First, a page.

‘Minister must go’
MASERU — Former Prime Minister Pakalitha Mosisili says if former trade minister Temeki Tšolo was fired for allegedly assaulting a customs employee, agriculture minister Litšoane Litšoane should also face the music for assaulting his domestic worker.
Addressing his main opposition Democratic Congress (DC) party rally in the Khafung constituency on Sunday September 22, Mosisili said if Tšolo was fired for assaulting an employee of the Lesotho Revenue Authority (LRA), a similar punishment should be meted out against Litšoane as the duo “committed similar crimes”.
“Tšolo assaulted an employee of the Lesotho Revenue Authority (LRA) and was fired for it. We’re yet to see what agriculture minister Litšoane Litšoane’s fate will be for also attacking one of his employees,” Mosisili said.
“This country does not deserve such a calibre of ministers. It is just as well that they are being removed, an indication that what is bad should be spat at.”
On the morning of September 6, Litšoane allegedly assaulted ’Maneo Moifo, his female domestic worker hired for him by the labour ministry as part of his ministerial benefits, for allegedly rejecting his sexual advances on the same day.
According to Moifo while speaking to the Lesotho Times on Monday this week, in the company of her husband Paseka Moifo, the minister had allegedly touched her breast, groped her private parts and grabbed her buttocks that morning just after 5am when she went to his bedroom to serve him his morning tea “as I usually do”.
Moifo and her husband further alleged that Litšoane also pleaded with them to keep the alleged sexual harassment and assault under wraps and not report it to the police, as doing so would damage his reputation, to which the couple agreed.
Over a month ago Tšolo allegedly assaulted an employee of the LRA for delaying to bring him his change of M10 at the Van Rooyen’s Border Gate in Mafeteng.
A charge of assault against Tšolo was laid with the police and soon thereafter allegations surfaced that Tšolo was facing the axe for the misdemeanour.
The former trade minister, the first to be expelled from Prime Minister Thomas Thabane’s coalition government established in June 2012, received his letter of expulsion at the Moshoeshoe I International Airport on Saturday September 21, after alighting from a flight from Turkey.
The following week Tšolo was replaced by his former deputy minister Sek’hulumi Ntsoaole while Maliehe Maliehe, MP for the Teya-Teyaneng constituency under the All Basotho Convention (ABC) banner, assumed the post of deputy minister.
Meanwhile Women and Law in Southern Africa (WLSA), a renowned Southern African feminist and human rights organisation that supports evidence based interventions to promote and protect women and girls’ socio-cultural-economic status, says if the allegations levelled against Litšoane by Moifo are true, they amount to an “assault as well as sexual harassment in the workplace”.
Libakiso Matlho, WLSA national co-ordinator for the Lesotho chapter, told this paper on Tuesday, having spoken with Moifo and her husband Paseka on Monday, that if the allegations are true, Moifo could sue based on the Sexual Offences Act 2003, the Labour Code and the Penal Code Act, 2010.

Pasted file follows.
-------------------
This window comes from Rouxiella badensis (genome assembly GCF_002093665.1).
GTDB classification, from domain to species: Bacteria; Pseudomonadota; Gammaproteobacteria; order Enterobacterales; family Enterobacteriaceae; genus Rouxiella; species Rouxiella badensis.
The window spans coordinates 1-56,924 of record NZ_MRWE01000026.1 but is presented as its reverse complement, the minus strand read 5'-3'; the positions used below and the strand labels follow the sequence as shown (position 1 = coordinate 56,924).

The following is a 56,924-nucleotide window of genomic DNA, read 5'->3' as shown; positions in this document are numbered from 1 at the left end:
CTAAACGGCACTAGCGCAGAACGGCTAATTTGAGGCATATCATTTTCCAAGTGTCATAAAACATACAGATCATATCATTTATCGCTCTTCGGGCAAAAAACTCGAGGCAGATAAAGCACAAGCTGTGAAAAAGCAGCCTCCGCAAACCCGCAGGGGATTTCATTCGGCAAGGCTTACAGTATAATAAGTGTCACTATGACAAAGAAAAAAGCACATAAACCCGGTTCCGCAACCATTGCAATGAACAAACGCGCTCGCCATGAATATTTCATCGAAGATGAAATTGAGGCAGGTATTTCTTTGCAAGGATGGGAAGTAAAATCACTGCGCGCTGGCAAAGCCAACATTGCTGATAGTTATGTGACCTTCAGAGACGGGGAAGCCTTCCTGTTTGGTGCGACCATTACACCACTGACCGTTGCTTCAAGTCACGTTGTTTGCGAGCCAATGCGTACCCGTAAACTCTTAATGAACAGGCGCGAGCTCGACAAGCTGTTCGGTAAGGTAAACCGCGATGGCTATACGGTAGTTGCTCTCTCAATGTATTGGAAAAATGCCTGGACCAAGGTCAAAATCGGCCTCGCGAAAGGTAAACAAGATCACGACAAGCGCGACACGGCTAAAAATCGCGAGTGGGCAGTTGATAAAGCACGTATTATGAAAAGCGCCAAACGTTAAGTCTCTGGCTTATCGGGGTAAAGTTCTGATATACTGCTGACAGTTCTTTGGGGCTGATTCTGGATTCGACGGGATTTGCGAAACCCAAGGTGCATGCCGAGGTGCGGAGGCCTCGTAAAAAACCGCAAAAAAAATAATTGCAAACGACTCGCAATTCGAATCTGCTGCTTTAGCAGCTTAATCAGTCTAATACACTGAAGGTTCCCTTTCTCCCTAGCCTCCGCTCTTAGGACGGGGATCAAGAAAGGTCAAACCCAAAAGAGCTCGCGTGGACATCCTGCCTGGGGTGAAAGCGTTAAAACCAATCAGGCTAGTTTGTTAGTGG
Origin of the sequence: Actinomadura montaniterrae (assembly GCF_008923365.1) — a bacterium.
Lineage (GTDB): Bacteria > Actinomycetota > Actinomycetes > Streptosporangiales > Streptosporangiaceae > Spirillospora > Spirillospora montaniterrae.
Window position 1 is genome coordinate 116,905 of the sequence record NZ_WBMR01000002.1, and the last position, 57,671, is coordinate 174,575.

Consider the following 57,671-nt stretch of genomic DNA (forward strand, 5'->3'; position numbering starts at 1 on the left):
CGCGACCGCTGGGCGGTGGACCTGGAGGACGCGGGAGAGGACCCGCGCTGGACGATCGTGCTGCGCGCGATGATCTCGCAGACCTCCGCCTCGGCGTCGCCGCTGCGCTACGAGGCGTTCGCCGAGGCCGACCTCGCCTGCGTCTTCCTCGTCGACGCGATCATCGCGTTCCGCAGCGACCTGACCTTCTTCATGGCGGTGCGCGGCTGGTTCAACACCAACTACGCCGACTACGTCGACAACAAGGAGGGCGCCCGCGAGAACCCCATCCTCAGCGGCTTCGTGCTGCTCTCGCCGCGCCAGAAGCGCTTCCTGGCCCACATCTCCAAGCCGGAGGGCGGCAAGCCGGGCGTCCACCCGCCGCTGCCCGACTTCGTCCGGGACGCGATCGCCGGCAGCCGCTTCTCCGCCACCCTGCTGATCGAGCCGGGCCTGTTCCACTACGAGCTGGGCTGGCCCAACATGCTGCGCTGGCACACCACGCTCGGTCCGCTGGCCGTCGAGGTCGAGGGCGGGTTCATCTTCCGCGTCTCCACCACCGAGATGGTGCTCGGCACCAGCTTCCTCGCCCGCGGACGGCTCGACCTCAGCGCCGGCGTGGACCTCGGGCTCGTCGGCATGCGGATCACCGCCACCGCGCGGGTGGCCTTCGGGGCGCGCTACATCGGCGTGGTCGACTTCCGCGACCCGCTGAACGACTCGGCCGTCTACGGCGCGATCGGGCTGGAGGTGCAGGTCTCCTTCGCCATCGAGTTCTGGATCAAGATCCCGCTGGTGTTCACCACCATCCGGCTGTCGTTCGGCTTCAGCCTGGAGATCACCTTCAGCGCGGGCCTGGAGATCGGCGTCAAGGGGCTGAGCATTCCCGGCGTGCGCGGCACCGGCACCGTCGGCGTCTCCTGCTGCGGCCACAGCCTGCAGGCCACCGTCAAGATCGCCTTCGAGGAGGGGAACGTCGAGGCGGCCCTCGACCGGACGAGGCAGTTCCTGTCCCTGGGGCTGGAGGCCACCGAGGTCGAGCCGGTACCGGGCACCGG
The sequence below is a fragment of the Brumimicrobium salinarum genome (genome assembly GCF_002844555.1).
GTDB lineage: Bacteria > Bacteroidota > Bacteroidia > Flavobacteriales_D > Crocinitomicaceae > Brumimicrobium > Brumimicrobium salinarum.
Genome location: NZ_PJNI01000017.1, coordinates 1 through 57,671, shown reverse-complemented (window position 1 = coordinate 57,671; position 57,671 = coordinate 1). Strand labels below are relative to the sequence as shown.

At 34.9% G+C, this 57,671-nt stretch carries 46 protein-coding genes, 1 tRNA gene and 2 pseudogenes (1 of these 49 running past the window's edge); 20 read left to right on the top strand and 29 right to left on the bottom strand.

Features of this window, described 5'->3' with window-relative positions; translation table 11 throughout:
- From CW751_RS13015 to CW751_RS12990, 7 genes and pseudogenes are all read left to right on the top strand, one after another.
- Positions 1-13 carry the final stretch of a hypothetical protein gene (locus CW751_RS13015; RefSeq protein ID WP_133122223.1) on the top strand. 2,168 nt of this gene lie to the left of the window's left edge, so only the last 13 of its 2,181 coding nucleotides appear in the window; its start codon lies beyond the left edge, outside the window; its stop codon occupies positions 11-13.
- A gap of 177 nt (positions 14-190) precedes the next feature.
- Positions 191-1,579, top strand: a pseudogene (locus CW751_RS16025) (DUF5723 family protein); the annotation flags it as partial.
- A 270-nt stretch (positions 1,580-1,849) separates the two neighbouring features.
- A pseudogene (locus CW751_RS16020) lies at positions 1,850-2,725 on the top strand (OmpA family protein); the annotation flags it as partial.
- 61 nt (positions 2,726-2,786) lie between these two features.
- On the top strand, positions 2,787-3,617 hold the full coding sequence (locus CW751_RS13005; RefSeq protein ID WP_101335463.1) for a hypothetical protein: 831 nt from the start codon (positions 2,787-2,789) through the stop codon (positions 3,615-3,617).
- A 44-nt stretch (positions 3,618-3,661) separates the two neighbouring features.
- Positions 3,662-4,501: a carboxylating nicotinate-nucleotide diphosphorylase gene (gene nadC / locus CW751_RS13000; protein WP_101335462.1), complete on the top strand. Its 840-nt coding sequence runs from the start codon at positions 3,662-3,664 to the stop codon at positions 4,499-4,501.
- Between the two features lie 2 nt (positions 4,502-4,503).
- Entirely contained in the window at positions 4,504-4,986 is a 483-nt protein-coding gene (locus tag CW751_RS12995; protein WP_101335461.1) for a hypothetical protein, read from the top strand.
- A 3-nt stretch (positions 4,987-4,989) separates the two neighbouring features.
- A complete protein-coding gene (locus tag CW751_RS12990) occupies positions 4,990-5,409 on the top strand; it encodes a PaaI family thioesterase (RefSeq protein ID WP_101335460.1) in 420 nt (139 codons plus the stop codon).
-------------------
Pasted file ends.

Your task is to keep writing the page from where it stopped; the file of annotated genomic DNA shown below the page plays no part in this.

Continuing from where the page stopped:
“She (‘Maneo) should lodge a criminal case against her alleged perpetrator with the police because if the alleged assault is true, assault in itself is criminal,” Matlho said.
“Because the alleged sexual harassment is defined as ‘harassment in the workplace’ in the labour code, ‘M’e Moifo could also lodge a civil claim against her employer.”
The Sexual Offenses Act 2003, section 5 (2) under “Inducement to allow sexual act” says, “A person who induces another to submit to a sexual act through the use of his authority, status, power, privilege, or other undue influence, commits asexual offence.”
“Section 22 (1) of the same Act under ‘Evidence of psychological effects’ states that evidence of the psychological effects of a sexual act shall be admissible in criminal proceedings at which an accused is charged with a commission of a sexual offence in order “to prove, for the purpose of imposing an appropriate sentence, the extent of the mental harm suffered by the complainant”.
On the other hand, section 51 (1) and (2) of the Penal Code Act, 2010 under Indecent Assault cites that “a person who, without the consent of another person, touches that person in an indecent manner, commits the offence of indecent assault”.
It adds: “A touching may be deemed indecent if, according to the standards of reasonable members of the community, it demonstrates a sexual intention or motive.”
Meanwhile this paper has learnt that a copy of ’Maneo’s medical report was yesterday given to her legal representative, Advocate Salemane Phafane KC’s office, in a move to sue Litšoane in a court of law.
The medical report, the source revealed, indicated that since the alleged assault, ’Maneo’s hand has been swollen while her leg is seemingly also injured.
According to the source, the report further indicates that ‘Maneo has also been “suffering from insomnia (sleeplessness) and persistent headaches”.
When contacted for comment, Phafane declined to talk about the case but confirmed that the Moifos were his clients but could only say “our discussions are still at the preliminary stage”.
Asked to shed light on the possible grounds on which to sue Litšoane, Phafane said he could only get into the case “once I have filed papers in court”.
“It is still too early to talk about it as we’re still consulting. Therefore I am not at liberty to discuss the issue, it is between lawyer and client,” Phafane said.